As I have written before my N was asked to leave , and did in February while I was visiting kids in Atlanta. Last week I got a new bed and was rearranging the bedroom furniture . I noticed for the first time since he left that a large round mirror was missing . He new it was not his. It would have taken help getting it out of the house, down the stairs ,and into a vehicle.I couldnt resist calling as I was angry. I asked him if he had it and he said "I dont know". I said "you dont remember if you carried out and brought a 5 ft round piece of glass into your house?" he said he would look for it when he felt like it and hung up on me . I left him a message reminding him that I had dropped off all his bedding and anything else he had left outside his house as he had asked , months before, .Three days later he called but I was talking to a client on the phone and couldnt take his call. His message was that he had "found" my mirror and would try to bring it back the next day. I found it the next day leaning against the house on the carport. I had to struggle with it going upstairs. I did not call to thank him. Isnt that rich? a Narcissist stealing a mirror?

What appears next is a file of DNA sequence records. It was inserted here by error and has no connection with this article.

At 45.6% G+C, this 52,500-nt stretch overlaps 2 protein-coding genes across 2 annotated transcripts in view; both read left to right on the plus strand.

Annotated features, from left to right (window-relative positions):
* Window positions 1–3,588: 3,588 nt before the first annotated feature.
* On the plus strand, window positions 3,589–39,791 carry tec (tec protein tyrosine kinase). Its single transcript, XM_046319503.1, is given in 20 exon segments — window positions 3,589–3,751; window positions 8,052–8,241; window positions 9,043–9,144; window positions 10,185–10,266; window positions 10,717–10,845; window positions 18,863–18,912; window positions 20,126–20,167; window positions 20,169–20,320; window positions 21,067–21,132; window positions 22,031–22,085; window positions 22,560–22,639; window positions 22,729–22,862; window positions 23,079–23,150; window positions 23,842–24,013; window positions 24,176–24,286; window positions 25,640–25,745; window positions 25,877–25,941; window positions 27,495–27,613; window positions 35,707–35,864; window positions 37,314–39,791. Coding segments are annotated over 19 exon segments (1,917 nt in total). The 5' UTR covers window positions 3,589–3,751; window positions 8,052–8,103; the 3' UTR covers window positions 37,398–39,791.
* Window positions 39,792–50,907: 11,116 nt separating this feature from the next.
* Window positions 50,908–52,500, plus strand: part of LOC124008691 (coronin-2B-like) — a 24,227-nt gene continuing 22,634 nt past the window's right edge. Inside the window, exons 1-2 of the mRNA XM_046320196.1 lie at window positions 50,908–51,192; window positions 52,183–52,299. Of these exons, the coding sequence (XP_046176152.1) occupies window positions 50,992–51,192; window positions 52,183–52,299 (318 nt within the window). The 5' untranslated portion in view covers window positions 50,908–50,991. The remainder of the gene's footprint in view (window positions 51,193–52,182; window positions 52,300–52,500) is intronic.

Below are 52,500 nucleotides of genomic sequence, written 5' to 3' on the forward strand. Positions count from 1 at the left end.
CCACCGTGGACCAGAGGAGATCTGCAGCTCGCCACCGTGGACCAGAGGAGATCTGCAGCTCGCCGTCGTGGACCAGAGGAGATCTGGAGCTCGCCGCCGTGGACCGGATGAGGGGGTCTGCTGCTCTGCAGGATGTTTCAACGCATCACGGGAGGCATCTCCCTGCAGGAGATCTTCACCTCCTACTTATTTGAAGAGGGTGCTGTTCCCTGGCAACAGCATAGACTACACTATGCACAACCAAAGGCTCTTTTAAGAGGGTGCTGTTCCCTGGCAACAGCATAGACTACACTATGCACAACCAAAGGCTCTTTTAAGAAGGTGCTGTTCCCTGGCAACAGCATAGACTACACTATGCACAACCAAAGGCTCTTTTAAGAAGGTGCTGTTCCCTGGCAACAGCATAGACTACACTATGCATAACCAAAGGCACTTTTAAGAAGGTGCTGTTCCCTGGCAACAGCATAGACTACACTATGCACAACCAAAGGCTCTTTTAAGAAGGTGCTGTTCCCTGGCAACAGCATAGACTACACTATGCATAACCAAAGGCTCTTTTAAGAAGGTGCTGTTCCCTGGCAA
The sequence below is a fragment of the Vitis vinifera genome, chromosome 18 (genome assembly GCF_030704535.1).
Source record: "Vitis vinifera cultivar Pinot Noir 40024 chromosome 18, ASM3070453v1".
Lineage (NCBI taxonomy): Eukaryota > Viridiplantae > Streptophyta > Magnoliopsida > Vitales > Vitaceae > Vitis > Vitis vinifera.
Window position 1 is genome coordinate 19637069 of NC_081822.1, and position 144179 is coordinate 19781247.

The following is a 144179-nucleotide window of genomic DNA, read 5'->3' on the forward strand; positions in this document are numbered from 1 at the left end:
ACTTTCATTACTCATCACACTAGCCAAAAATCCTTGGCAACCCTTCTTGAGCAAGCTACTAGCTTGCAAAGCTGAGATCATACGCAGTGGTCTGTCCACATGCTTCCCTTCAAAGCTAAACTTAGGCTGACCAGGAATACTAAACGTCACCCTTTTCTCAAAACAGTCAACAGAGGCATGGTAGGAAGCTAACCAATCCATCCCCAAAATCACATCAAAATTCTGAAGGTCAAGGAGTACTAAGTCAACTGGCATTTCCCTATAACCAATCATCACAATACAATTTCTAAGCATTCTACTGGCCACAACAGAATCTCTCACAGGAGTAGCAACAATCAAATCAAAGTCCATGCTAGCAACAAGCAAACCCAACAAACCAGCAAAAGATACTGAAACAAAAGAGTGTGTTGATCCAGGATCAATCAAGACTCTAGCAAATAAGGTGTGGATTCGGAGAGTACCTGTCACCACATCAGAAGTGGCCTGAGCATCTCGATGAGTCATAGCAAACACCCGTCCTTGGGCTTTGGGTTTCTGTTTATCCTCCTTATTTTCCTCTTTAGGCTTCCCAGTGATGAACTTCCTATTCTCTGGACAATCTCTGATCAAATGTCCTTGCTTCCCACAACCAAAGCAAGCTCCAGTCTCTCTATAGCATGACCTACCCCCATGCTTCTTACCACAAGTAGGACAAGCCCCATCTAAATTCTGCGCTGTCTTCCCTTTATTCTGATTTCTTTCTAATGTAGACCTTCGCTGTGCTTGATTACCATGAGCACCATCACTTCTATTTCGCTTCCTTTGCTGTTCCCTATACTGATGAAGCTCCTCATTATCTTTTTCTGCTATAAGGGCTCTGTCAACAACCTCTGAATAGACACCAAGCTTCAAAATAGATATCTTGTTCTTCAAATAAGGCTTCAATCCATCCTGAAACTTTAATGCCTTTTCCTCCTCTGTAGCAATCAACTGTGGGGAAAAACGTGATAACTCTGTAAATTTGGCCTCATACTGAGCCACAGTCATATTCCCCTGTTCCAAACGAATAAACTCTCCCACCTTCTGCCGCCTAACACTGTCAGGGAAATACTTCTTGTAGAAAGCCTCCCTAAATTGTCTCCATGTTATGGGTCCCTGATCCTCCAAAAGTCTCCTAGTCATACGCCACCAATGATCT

Lisa Scott's picture

Re: confronting the narcissist after he disappears.

Originally posted on Sept 30, 2007, 10:44pm

I love how you put it, harbourwoman. Narcissists are just like children. They have a sense of entitlement similar to that of a small child or infant. The only difference is an infant has to be dependent on the constant attention of others in order to survive. A narcissist does not need attention from others to survive, but most certainly needs it to thrive. It's quite sad, really.

One of the most well-known theories in psychology is Sigmund Freud's theory that as children, we pass through different psychosexual stages. According to Freud, if a child is over-indulged or under-indulged in any of these stages, it results in what he calls fixation. Fixation describes an adult who is stuck or attached to an earlier childhood mode of satisfaction.